The Ebay vendor from the motherboard shipped a heatsink and fan with it, but not the CPU. They didn’t bother to clean the old thermal pad off the heatsink, but that’s par for the course.
But, having removed the heatsink, something much more serious than leftover thermal paste showed up. It’s a little hard to see in photos, but was plain as day in person.
Oh dear. Our CPU socket has some bent pins.
This was a risk I was worried about when ordering a motherboard that comes with a heatsink but no CPU. Vendors typically ship such boards with the heatsink screwed onto the naked socket, acting as a makeshift protector for the fragile pins. However, this isn’t a substitute for the proper OEM socket shield, and in this case, somewhere along the line, the socket took an impact that bent some pins out of alignment.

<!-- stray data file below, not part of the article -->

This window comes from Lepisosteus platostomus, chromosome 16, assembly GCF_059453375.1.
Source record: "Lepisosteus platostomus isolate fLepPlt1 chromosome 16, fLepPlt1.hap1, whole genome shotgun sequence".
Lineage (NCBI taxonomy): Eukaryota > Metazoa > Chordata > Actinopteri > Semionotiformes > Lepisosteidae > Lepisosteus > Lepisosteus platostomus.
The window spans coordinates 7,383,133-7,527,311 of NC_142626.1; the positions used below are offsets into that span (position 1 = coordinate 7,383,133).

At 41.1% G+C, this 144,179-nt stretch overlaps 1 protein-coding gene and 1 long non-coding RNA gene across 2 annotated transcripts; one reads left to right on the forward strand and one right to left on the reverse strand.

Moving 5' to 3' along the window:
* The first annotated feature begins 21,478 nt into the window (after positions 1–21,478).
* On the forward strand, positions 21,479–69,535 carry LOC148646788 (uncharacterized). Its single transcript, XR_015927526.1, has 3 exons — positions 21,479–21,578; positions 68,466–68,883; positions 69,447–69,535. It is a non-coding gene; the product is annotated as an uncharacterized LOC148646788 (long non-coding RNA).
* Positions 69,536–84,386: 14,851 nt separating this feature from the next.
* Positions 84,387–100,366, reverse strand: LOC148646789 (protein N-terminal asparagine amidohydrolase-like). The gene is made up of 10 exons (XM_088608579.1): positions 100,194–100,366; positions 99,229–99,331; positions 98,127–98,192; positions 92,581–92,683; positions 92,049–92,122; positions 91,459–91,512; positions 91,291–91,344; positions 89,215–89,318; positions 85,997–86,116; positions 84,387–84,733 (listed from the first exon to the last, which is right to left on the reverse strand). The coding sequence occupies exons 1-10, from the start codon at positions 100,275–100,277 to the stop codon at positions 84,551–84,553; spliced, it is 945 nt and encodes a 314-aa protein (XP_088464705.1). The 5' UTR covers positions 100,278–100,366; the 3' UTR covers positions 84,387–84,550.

In my book, this is grounds for an immediate damaged item return. However, the person this NAS was for is braver than I am, and also has steadier hands. Using a fine pair of tweezers, they very, very carefully bent the pins back into the same orientation as the others.
I can’t stress enough that I do not recommend doing this :). These sockets are very fragile, the pins are tiny, their layout causes various optical illusions that make it hard to clearly see the pin(s) you’re working on, and any remaining misalignment could permanently damage the CPU… Which sucks when your CPU costs $235, as this one does!
In this case, the box’s owner decided to risk it, and after some careful bending, the pins were back in alignment. You could still see a slight offset if you knew where to look, but a casual inspection wouldn’t have revealed anything amiss.
With that, we’re now even more anxious to get the machine booted, to see if the repair worked!
Installing the CPU in these sockets is a simple matter of dropping it in and closing the retention mechanism over it. One rice grain of Noctua NH-T1 thermal paste later, we’re ready to reinstall the heatsink… As soon as we clean off that old thermal paste residue.